- Chapter 1: Linear Equations and Matrices
- Chapter 1.1: Systems of Linear Equations
- Chapter 1.2: Matrices
- Chapter 1.3: Matrix Multiplication
- Chapter 1.4: Algebraic Properties of Matrix Operations
- Chapter 1.5: Special Types of Matrices and Partitioned Matrices
- Chapter 1.6: Matrix Transformations
- Chapter 1.7: Computer Graphics (Optional)
- Chapter 1.8: Correlation Coefficient (Optional)
- Chapter 2: Solving linear Systems
- Chapter 2.1: Echelon Form of a Matrix
- Chapter 2.2: Solving Lint!ar Systt!ms
- Chapter 2.3: Elementary Matrices; Finding A -
- Chapter 2.4: Equivalent Matrices
- Chapter 2.5: LV-Factorization (Optional)
- Chapter 3: Determinants
- Chapter 3.1: Definition
- Chapter 3.2: Properties of Determinants
- Chapter 3.3: Cofactor Expansion
- Chapter 3.4: Inverse of a Matrix
- Chapter 3.5: Other Applications of Determinants
- Chapter 3.6: Determinants from a Computational Point of View
- Chapter 4: Real Vector Spaces
- Chapter 4.1: Vectors in the Plane and in 3-Space
- Chapter 4.2: Vector Spaces
- Chapter 4.3: Subspaces
- Chapter 4.4: Span
- Chapter 4.5: Linear Independence
- Chapter 4.6: Basis and Dimension
- Chapter 4.7: Homogeneous Systems
- Chapter 4.8: Coordinates and Isomorphisms
- Chapter 4.9: Rank of a Matrix
- Chapter 5: Inner Product Spaces
- Chapter 5.1: Length and Direction in R2 and R3
- Chapter 5.2: Cross Product in RJ (Optional)
- Chapter 5.3: Inner Product Spaces
- Chapter 5.4: Gram*-Schmidtt Process
- Chapter 5.5: Orthogonal Complements
- Chapter 5.6: Least Squares (Optional)
- Chapter 6: Li near Transformations and Matrices
- Chapter 6.1: Definition and Examples
- Chapter 6.2: Kernel and Range of a Linear Transformation
- Chapter 6.3: Matrix of a Linear Transformation
- Chapter 6.4: Vector Space of Matrices and Vector Space of Linear Transformations (Optional)
- Chapter 6.5: Similarity
- Chapter 6.6: Introduction to Homogeneous Coordinates (Optional)
- Chapter 7: Eigenvalues and Eigenvectors
- Chapter 7.1: Eigenvalues and Eigenvectors
- Chapter 7.2: Diagonalization and Similar Matrices
- Chapter 7.3: Diagonalization of Symmetric Matrices
- Chapter 8.1: Stable Age Distribution in a Population; Markov Processes
- Chapter 8.2: Spectral Decomposition and Singular Value Decomposition
- Chapter 8.3: Dominant Eigenvalue and Principal Component Analysis
- Chapter 8.4: Differential Equations
- Chapter 8.6: Real Quadratic Forms
- Chapter 8.7: Conic Sections
- Chapter 8.8: Quadric Surfaces
Elementary Linear Algebra with Applications 9th Edition - Solutions by Chapter
Full solutions for Elementary Linear Algebra with Applications | 9th Edition
Adjacency matrix of a graph.
Square matrix with aij = 1 when there is an edge from node i to node j; otherwise aij = O. A = AT when edges go both ways (undirected). Adjacency matrix of a graph. Square matrix with aij = 1 when there is an edge from node i to node j; otherwise aij = O. A = AT when edges go both ways (undirected).
A = CTC = (L.J]))(L.J]))T for positive definite A.
cond(A) = c(A) = IIAIlIIA-III = amaxlamin. In Ax = b, the relative change Ilox III Ilx II is less than cond(A) times the relative change Ilob III lib II· Condition numbers measure the sensitivity of the output to change in the input.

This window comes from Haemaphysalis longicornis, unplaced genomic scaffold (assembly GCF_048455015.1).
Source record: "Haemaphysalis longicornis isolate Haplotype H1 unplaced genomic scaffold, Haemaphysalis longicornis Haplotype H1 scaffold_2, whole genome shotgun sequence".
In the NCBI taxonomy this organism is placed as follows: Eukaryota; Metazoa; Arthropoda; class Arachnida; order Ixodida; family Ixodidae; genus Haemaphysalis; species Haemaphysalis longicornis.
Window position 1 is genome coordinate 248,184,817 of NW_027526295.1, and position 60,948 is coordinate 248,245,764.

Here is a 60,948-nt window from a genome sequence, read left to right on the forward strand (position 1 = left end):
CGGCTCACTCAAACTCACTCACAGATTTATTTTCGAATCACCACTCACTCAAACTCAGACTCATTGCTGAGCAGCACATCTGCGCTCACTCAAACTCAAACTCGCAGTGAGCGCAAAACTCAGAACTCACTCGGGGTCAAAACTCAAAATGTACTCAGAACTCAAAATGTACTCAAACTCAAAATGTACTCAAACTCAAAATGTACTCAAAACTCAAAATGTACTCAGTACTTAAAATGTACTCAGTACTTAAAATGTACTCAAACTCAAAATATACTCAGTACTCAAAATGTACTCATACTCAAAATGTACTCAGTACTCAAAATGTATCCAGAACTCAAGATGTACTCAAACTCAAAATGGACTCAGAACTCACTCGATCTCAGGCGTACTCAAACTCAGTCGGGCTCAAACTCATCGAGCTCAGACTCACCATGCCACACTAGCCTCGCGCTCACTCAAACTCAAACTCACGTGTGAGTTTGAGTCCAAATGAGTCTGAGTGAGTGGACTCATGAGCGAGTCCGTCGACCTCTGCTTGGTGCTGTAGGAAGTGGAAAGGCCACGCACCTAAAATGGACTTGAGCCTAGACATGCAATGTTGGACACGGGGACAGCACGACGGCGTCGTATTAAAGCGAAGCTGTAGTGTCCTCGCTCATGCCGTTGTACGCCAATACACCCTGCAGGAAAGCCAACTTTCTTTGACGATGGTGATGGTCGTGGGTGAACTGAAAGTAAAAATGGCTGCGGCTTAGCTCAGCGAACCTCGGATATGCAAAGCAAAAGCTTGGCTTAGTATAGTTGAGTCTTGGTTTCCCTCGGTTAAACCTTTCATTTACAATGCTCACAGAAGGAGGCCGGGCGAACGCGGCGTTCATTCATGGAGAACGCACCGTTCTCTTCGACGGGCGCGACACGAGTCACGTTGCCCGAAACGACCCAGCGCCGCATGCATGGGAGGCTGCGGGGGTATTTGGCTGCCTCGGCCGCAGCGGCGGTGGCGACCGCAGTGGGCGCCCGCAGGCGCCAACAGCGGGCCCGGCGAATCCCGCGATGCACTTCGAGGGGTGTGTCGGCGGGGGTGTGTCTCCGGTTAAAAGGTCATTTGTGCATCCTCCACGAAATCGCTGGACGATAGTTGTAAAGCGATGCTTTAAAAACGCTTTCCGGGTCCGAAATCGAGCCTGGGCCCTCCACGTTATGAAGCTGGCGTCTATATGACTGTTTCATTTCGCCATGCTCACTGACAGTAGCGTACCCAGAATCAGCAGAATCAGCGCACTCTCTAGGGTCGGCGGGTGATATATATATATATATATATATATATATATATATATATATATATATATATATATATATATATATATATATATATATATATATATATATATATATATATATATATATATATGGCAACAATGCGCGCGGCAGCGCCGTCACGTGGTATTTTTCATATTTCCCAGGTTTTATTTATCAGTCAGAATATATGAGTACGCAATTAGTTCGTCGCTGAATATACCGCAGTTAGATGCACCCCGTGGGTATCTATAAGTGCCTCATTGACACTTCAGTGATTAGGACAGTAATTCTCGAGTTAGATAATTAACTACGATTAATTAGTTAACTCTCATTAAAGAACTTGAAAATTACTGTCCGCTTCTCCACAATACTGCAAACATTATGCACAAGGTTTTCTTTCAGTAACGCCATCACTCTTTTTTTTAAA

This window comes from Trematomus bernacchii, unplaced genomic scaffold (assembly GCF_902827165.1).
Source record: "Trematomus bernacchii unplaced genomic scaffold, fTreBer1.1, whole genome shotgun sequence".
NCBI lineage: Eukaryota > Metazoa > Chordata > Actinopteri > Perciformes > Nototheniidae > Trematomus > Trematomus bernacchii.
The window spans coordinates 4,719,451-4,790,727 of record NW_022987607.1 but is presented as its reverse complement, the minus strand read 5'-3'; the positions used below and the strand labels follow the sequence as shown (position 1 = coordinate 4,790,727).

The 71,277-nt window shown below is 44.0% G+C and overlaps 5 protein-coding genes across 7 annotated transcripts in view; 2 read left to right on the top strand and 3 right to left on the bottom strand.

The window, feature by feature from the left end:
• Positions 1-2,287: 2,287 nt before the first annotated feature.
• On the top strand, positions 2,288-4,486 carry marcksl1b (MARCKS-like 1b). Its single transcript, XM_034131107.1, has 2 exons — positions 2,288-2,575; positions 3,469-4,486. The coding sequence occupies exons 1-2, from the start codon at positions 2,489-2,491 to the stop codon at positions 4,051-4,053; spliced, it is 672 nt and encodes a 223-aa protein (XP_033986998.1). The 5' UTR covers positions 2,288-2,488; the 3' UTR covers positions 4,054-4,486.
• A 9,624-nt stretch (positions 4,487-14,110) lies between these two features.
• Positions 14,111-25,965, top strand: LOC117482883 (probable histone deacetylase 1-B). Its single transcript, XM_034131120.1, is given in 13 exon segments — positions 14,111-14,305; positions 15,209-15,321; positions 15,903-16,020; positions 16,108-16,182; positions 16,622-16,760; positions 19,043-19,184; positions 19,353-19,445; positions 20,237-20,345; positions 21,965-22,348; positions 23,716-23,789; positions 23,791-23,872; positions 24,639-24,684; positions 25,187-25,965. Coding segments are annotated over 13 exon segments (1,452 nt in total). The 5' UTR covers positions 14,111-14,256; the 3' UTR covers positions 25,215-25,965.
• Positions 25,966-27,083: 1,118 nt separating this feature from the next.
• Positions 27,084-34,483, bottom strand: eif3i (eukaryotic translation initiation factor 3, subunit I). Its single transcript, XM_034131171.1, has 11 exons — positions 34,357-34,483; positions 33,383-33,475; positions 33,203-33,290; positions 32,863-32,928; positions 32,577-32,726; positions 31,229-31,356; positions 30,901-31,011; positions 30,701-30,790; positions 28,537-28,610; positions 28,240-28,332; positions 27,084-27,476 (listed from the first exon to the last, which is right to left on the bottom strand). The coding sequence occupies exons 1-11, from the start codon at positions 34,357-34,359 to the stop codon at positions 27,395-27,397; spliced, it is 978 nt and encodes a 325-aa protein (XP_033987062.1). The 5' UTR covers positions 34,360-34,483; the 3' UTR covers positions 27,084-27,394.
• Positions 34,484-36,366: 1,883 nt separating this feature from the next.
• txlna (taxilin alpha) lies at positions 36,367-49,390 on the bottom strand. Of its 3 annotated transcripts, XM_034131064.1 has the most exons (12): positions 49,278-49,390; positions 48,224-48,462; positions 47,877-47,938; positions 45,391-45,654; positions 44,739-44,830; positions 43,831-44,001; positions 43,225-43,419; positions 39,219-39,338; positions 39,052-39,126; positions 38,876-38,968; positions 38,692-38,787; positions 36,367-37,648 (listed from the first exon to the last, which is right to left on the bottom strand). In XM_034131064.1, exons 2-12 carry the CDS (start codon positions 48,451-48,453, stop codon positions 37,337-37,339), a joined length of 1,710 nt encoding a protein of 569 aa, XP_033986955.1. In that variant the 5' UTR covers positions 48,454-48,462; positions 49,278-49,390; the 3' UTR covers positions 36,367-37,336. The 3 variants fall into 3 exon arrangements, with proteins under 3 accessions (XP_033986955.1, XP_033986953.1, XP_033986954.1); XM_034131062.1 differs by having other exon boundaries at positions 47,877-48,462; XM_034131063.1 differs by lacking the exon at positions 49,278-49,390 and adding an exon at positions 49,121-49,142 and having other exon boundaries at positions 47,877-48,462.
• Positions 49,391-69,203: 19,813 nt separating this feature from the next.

Cross product u xv in R3:
Vector perpendicular to u and v, length Ilullllvlll sin el = area of parallelogram, u x v = "determinant" of [i j k; UI U2 U3; VI V2 V3].
Diagonalizable matrix A.
Must have n independent eigenvectors (in the columns of S; automatic with n different eigenvalues). Then S-I AS = A = eigenvalue matrix.
Dimension of vector space
dim(V) = number of vectors in any basis for V.
Fourier matrix F.
Entries Fjk = e21Cijk/n give orthogonal columns FT F = nI. Then y = Fe is the (inverse) Discrete Fourier Transform Y j = L cke21Cijk/n.
Invert A by row operations on [A I] to reach [I A-I].
Hilbert matrix hilb(n).
Entries HU = 1/(i + j -1) = Jd X i- 1 xj-1dx. Positive definite but extremely small Amin and large condition number: H is ill-conditioned.
Incidence matrix of a directed graph.
The m by n edge-node incidence matrix has a row for each edge (node i to node j), with entries -1 and 1 in columns i and j .
Normal equation AT Ax = ATb.
Gives the least squares solution to Ax = b if A has full rank n (independent columns). The equation says that (columns of A)·(b - Ax) = o.
Ps = pascal(n) = the symmetric matrix with binomial entries (i1~;2). Ps = PL Pu all contain Pascal's triangle with det = 1 (see Pascal in the index).
Pivot columns of A.
Columns that contain pivots after row reduction. These are not combinations of earlier columns. The pivot columns are a basis for the column space.
Plane (or hyperplane) in Rn.
Vectors x with aT x = O. Plane is perpendicular to a =1= O.
Rayleigh quotient q (x) = X T Ax I x T x for symmetric A: Amin < q (x) < Amax.
Those extremes are reached at the eigenvectors x for Amin(A) and Amax(A).
Saddle point of I(x}, ... ,xn ).
A point where the first derivatives of I are zero and the second derivative matrix (a2 II aXi ax j = Hessian matrix) is indefinite.
Simplex method for linear programming.
The minimum cost vector x * is found by moving from comer to lower cost comer along the edges of the feasible set (where the constraints Ax = b and x > 0 are satisfied). Minimum cost at a comer!
Trace of A
= sum of diagonal entries = sum of eigenvalues of A. Tr AB = Tr BA.
Unitary matrix UH = U T = U-I.
Orthonormal columns (complex analog of Q).
Vector space V.
Set of vectors such that all combinations cv + d w remain within V. Eight required rules are given in Section 3.1 for scalars c, d and vectors v, w.